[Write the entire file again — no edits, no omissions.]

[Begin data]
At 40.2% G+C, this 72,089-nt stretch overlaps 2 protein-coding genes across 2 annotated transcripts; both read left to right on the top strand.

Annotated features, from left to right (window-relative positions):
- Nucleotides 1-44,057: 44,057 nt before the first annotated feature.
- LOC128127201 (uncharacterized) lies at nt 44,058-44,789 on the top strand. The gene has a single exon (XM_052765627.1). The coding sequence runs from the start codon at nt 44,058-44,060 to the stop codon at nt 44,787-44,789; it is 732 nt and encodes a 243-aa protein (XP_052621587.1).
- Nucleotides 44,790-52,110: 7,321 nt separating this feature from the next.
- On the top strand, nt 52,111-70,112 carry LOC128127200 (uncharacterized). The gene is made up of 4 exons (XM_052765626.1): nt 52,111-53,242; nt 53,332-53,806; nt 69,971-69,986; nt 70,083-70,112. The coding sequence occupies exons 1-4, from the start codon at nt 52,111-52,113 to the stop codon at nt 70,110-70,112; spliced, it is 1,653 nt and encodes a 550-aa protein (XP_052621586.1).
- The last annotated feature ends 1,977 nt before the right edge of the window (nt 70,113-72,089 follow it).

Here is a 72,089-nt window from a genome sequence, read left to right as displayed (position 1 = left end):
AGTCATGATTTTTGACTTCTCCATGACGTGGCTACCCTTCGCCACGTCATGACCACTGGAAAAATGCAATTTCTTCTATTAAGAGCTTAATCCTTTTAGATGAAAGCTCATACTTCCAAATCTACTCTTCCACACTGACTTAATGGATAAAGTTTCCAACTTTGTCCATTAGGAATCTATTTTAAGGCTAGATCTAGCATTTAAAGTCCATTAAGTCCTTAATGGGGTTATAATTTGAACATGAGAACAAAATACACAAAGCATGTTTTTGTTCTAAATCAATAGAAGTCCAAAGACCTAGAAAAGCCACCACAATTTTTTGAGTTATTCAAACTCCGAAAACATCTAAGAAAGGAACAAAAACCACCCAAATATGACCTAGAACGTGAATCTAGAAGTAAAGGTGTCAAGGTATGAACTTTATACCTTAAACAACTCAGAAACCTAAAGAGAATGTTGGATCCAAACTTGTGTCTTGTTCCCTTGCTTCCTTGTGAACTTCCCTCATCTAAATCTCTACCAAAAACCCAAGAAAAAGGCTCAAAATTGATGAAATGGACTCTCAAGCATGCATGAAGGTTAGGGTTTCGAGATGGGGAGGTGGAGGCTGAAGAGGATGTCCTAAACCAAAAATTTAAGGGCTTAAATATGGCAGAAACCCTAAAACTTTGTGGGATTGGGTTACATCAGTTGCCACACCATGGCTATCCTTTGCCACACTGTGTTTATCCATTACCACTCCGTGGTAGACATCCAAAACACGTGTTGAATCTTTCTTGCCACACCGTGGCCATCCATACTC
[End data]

At 40.2% G+C, this 72,089-nt stretch overlaps 2 protein-coding genes across 2 annotated transcripts; both read left to right on the top strand.

Annotated features, from left to right (window-relative positions):
- Nucleotides 1-44,057: 44,057 nt before the first annotated feature.
- LOC128127201 (uncharacterized) lies at nt 44,058-44,789 on the top strand. The gene has a single exon (XM_052765627.1). The coding sequence runs from the start codon at nt 44,058-44,060 to the stop codon at nt 44,787-44,789; it is 732 nt and encodes a 243-aa protein (XP_052621587.1).
- Nucleotides 44,790-52,110: 7,321 nt separating this feature from the next.
- On the top strand, nt 52,111-70,112 carry LOC128127200 (uncharacterized). The gene is made up of 4 exons (XM_052765626.1): nt 52,111-53,242; nt 53,332-53,806; nt 69,971-69,986; nt 70,083-70,112. The coding sequence occupies exons 1-4, from the start codon at nt 52,111-52,113 to the stop codon at nt 70,110-70,112; spliced, it is 1,653 nt and encodes a 550-aa protein (XP_052621586.1).
- The last annotated feature ends 1,977 nt before the right edge of the window (nt 70,113-72,089 follow it).

Here is a 72,089-nt window from a genome sequence, read left to right as displayed (position 1 = left end):
AGTCATGATTTTTGACTTCTCCATGACGTGGCTACCCTTCGCCACGTCATGACCACTGGAAAAATGCAATTTCTTCTATTAAGAGCTTAATCCTTTTAGATGAAAGCTCATACTTCCAAATCTACTCTTCCACACTGACTTAATGGATAAAGTTTCCAACTTTGTCCATTAGGAATCTATTTTAAGGCTAGATCTAGCATTTAAAGTCCATTAAGTCCTTAATGGGGTTATAATTTGAACATGAGAACAAAATACACAAAGCATGTTTTTGTTCTAAATCAATAGAAGTCCAAAGACCTAGAAAAGCCACCACAATTTTTTGAGTTATTCAAACTCCGAAAACATCTAAGAAAGGAACAAAAACCACCCAAATATGACCTAGAACGTGAATCTAGAAGTAAAGGTGTCAAGGTATGAACTTTATACCTTAAACAACTCAGAAACCTAAAGAGAATGTTGGATCCAAACTTGTGTCTTGTTCCCTTGCTTCCTTGTGAACTTCCCTCATCTAAATCTCTACCAAAAACCCAAGAAAAAGGCTCAAAATTGATGAAATGGACTCTCAAGCATGCATGAAGGTTAGGGTTTCGAGATGGGGAGGTGGAGGCTGAAGAGGATGTCCTAAACCAAAAATTTAAGGGCTTAAATATGGCAGAAACCCTAAAACTTTGTGGGATTGGGTTACATCAGTTGCCACACCATGGCTATCCTTTGCCACACTGTGTTTATCCATTACCACTCCGTGGTAGACATCCAAAACACGTGTTGAATCTTTCTTGCCACACCGTGGCCATCCATACTC